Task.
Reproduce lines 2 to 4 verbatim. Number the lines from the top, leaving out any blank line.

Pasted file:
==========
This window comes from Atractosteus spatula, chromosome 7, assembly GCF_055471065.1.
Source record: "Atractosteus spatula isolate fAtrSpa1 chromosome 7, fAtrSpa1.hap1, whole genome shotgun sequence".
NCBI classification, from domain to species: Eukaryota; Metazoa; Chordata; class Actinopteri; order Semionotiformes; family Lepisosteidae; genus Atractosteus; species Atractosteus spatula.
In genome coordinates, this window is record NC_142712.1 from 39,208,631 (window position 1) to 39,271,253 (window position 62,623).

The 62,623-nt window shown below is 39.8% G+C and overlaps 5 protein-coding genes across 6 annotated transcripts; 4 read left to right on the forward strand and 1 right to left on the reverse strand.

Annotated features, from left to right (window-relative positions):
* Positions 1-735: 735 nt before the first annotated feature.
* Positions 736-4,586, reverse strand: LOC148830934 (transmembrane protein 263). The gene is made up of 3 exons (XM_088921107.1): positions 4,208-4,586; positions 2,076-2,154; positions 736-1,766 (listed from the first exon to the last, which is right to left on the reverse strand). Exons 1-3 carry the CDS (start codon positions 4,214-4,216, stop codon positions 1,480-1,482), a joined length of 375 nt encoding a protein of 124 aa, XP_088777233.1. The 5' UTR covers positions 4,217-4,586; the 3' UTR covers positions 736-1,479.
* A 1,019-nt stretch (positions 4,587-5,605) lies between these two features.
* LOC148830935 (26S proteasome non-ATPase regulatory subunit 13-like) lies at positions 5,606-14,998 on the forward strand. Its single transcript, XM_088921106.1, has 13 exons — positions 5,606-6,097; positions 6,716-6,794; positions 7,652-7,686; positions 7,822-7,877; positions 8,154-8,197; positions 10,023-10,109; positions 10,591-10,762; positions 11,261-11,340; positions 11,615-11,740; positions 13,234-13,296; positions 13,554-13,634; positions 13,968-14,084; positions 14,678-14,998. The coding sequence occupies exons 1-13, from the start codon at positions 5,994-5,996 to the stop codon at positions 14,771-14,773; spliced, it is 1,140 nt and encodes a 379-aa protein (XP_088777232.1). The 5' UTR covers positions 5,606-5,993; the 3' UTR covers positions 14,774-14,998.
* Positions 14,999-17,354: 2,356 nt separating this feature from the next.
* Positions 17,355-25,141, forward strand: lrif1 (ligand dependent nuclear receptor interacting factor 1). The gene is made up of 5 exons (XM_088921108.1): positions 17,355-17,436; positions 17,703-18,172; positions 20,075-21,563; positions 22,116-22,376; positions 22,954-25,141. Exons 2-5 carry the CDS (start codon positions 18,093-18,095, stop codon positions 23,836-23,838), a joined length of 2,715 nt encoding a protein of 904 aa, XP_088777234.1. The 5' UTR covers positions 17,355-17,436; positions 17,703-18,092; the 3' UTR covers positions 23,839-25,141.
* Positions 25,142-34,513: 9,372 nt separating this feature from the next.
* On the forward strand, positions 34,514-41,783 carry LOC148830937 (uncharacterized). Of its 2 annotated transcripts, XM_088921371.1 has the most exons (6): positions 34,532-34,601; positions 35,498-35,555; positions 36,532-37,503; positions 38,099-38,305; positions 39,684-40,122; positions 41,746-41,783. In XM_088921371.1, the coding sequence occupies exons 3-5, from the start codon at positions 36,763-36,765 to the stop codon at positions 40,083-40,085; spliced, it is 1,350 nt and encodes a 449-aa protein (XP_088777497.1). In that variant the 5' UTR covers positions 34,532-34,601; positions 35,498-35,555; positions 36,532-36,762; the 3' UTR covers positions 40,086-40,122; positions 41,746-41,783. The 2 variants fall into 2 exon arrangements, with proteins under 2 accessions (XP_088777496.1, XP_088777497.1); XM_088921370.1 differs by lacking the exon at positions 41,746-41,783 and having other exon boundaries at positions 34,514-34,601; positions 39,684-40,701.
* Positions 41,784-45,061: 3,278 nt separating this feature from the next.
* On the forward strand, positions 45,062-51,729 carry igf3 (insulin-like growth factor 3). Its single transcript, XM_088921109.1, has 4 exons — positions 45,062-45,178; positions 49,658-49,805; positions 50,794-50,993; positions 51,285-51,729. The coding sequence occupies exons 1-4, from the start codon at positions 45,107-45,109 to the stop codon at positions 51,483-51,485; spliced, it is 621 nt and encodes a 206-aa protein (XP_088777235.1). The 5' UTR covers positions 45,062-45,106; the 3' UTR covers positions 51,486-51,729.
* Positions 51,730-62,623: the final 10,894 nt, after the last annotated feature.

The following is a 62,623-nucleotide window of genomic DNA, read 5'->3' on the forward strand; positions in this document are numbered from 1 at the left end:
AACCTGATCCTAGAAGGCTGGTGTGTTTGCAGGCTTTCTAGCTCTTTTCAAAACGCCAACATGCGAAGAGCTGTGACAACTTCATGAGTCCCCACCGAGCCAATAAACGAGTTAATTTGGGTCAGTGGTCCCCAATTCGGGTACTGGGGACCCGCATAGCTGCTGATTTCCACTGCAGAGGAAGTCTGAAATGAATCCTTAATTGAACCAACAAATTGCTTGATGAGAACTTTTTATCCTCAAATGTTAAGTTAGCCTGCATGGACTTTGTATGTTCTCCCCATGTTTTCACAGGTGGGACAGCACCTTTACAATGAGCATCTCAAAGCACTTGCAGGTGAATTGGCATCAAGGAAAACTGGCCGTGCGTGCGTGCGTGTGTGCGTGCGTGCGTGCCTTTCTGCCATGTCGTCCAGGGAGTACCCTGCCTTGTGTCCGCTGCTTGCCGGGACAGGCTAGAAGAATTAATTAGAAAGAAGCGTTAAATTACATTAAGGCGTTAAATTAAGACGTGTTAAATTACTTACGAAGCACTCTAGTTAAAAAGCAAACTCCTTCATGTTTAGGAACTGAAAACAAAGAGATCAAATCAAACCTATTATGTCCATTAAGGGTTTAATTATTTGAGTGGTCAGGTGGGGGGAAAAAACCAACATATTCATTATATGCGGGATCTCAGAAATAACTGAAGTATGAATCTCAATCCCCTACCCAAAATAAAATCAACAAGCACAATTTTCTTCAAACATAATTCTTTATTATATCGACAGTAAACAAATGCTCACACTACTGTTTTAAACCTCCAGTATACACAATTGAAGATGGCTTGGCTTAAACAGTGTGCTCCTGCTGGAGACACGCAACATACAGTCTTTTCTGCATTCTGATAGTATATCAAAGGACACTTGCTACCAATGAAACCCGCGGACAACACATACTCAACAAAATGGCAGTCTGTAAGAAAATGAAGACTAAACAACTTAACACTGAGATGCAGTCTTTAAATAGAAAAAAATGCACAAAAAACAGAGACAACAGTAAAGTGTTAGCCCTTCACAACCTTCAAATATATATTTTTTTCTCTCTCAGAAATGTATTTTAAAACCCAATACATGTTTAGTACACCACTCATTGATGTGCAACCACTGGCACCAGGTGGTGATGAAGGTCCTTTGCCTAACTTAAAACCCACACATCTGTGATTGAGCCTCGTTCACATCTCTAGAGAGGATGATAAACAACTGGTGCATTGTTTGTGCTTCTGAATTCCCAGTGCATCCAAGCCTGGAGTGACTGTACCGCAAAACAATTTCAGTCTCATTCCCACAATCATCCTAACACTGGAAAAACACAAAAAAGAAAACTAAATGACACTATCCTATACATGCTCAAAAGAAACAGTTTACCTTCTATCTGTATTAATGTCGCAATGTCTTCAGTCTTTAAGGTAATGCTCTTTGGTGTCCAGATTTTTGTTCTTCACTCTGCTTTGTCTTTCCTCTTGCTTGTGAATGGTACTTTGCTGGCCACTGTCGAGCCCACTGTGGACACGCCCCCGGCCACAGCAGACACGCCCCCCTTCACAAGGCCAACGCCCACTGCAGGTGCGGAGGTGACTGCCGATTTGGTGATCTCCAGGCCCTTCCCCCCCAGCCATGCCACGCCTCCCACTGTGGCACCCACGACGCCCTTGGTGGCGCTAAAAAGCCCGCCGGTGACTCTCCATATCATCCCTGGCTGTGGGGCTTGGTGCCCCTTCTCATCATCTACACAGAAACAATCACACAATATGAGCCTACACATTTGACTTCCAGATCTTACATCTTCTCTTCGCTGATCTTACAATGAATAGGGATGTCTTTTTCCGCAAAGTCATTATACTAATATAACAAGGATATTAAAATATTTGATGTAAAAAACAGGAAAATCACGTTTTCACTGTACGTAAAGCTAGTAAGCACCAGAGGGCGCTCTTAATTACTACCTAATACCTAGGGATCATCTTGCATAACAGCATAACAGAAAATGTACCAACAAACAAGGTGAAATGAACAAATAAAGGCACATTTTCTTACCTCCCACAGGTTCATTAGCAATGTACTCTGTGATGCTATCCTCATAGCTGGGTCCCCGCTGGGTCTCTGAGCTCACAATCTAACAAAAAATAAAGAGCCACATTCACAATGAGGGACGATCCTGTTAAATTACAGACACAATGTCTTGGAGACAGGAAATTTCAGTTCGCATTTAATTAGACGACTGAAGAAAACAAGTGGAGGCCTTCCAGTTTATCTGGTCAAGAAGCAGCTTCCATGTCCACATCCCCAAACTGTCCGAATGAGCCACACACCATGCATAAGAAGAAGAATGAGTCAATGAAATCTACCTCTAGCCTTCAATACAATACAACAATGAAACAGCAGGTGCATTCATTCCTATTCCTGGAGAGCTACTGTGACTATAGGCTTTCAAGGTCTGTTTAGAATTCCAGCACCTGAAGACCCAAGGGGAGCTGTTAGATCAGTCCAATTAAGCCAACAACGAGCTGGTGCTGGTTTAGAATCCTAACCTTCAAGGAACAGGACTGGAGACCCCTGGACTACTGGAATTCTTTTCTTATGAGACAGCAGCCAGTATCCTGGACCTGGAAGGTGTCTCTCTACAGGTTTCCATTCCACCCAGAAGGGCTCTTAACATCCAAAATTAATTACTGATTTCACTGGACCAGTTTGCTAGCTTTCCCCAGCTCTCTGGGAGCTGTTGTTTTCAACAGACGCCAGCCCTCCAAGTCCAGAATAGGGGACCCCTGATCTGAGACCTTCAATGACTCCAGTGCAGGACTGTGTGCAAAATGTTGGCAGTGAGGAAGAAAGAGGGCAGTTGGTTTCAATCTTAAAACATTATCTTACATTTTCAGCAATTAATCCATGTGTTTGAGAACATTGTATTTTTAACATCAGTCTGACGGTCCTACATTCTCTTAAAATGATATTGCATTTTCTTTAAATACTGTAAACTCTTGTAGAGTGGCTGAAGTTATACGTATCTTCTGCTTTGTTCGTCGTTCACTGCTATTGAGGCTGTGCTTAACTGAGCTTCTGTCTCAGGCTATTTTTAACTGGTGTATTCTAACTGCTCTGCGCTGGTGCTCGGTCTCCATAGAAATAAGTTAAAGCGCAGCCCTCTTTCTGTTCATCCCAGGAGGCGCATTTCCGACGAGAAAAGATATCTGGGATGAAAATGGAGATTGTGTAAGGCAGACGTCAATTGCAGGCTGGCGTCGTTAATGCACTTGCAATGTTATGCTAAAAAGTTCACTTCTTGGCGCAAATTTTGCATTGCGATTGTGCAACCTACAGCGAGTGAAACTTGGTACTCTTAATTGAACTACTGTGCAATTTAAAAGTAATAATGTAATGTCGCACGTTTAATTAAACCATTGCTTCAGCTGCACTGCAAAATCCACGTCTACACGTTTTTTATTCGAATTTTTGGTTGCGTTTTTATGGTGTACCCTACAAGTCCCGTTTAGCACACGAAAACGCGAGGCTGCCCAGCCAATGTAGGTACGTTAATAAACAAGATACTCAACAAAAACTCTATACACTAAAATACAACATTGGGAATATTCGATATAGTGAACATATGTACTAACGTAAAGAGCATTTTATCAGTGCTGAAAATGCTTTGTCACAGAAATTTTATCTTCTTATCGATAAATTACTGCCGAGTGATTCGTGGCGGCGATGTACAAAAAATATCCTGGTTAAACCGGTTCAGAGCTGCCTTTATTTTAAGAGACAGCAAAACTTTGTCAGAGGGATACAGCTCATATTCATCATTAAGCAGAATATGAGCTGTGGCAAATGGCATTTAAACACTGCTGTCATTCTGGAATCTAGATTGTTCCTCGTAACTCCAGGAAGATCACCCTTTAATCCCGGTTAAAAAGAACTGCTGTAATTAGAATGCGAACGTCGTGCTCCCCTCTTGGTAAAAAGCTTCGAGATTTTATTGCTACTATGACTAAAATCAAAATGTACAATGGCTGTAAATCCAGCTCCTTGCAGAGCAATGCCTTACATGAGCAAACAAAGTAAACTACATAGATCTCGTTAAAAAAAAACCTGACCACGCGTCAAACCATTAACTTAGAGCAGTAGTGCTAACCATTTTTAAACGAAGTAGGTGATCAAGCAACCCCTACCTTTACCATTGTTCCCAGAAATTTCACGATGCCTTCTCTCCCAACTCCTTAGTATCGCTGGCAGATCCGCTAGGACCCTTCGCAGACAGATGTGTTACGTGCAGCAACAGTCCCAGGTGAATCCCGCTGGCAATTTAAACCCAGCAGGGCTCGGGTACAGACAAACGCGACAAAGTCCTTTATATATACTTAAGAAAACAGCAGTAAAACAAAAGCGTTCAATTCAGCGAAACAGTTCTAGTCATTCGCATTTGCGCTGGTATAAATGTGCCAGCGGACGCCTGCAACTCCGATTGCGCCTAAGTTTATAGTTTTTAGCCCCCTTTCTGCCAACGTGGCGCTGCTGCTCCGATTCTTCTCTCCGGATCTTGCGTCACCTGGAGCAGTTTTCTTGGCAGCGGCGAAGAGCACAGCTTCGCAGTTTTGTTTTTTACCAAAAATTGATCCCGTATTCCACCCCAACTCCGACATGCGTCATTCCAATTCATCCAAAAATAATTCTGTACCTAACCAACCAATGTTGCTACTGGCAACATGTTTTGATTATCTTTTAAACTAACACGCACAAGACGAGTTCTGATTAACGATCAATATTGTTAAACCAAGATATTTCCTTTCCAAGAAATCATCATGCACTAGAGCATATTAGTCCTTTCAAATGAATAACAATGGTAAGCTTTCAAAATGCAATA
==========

Source record: "Atractosteus spatula isolate fAtrSpa1 chromosome 7, fAtrSpa1.hap1, whole genome shotgun sequence".
NCBI classification, from domain to species: Eukaryota; Metazoa; Chordata; class Actinopteri; order Semionotiformes; family Lepisosteidae; genus Atractosteus; species Atractosteus spatula.
In genome coordinates, this window is record NC_142712.1 from 39,208,631 (window position 1) to 39,271,253 (window position 62,623).